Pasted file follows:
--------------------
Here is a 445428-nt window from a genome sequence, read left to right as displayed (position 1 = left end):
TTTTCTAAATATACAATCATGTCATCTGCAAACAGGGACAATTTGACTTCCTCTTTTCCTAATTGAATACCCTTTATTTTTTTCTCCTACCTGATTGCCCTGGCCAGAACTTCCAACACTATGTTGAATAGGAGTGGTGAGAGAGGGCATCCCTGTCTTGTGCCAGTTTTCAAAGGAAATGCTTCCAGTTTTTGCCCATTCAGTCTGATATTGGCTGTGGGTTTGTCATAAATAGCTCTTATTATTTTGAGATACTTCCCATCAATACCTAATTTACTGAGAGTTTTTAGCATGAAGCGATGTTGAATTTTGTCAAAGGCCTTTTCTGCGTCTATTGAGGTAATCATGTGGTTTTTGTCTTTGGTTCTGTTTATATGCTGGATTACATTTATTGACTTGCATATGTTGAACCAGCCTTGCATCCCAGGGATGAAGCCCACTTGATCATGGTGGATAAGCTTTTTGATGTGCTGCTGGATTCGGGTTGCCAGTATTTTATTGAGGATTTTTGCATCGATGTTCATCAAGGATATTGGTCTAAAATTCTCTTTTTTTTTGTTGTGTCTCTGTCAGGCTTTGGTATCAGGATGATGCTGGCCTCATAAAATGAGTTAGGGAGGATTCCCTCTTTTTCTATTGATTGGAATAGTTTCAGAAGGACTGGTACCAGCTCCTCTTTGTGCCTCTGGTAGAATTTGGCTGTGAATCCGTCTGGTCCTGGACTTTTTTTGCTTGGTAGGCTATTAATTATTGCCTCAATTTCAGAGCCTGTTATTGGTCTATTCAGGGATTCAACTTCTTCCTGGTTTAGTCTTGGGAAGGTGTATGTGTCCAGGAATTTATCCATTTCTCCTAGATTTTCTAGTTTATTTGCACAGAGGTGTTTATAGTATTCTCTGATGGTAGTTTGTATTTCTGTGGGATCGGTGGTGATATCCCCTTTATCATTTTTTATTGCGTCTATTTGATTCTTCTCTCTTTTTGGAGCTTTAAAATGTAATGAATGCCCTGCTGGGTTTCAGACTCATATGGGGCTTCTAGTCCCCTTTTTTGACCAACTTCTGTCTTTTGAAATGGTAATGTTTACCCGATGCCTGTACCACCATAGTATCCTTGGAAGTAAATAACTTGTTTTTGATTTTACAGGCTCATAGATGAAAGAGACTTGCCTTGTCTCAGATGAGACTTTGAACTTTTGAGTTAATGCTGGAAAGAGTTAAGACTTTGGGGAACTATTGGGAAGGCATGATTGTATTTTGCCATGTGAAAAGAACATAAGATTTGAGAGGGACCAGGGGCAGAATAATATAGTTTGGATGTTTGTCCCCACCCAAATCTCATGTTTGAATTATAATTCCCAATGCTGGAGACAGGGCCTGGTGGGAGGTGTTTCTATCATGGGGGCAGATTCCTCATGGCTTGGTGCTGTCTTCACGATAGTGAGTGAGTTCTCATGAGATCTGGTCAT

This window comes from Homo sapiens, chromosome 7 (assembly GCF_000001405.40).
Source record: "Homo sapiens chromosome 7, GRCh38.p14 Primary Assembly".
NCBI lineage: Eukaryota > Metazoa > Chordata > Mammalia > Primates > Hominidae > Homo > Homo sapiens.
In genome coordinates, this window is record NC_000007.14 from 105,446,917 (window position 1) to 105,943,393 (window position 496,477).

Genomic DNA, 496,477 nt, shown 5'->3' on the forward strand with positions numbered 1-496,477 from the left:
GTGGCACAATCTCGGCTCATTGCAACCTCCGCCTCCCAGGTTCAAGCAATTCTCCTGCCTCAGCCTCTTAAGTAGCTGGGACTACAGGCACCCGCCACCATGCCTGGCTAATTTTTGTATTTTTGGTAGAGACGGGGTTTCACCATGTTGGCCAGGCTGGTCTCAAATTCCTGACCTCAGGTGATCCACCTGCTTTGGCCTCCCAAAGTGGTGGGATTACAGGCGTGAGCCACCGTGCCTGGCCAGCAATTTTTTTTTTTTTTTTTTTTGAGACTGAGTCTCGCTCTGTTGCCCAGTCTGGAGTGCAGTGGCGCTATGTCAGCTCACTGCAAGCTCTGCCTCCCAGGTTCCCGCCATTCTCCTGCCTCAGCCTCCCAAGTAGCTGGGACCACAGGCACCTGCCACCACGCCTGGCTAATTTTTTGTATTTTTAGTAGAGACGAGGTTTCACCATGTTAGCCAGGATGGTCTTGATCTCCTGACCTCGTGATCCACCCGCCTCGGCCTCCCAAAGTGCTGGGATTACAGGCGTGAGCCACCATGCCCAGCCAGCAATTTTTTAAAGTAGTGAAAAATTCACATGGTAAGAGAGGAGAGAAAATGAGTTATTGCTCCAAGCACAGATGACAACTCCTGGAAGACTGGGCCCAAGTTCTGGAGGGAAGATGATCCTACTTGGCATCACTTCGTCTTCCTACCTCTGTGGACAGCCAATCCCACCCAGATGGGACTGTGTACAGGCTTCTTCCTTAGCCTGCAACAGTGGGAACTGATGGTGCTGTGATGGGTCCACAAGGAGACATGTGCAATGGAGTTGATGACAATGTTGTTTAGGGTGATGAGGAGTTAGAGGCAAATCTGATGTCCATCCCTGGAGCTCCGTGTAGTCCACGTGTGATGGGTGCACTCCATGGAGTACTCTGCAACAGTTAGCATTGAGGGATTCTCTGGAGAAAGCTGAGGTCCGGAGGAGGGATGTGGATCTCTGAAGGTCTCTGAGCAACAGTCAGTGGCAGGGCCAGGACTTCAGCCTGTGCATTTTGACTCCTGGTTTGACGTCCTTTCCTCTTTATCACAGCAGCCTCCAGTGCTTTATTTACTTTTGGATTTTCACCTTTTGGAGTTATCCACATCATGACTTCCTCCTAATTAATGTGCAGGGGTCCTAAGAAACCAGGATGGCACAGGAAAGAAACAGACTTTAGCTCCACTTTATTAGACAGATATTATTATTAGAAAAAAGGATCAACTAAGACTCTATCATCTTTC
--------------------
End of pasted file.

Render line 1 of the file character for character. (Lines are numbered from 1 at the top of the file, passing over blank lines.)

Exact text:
Here is a 445428-nt window from a genome sequence, read left to right as displayed (position 1 = left end):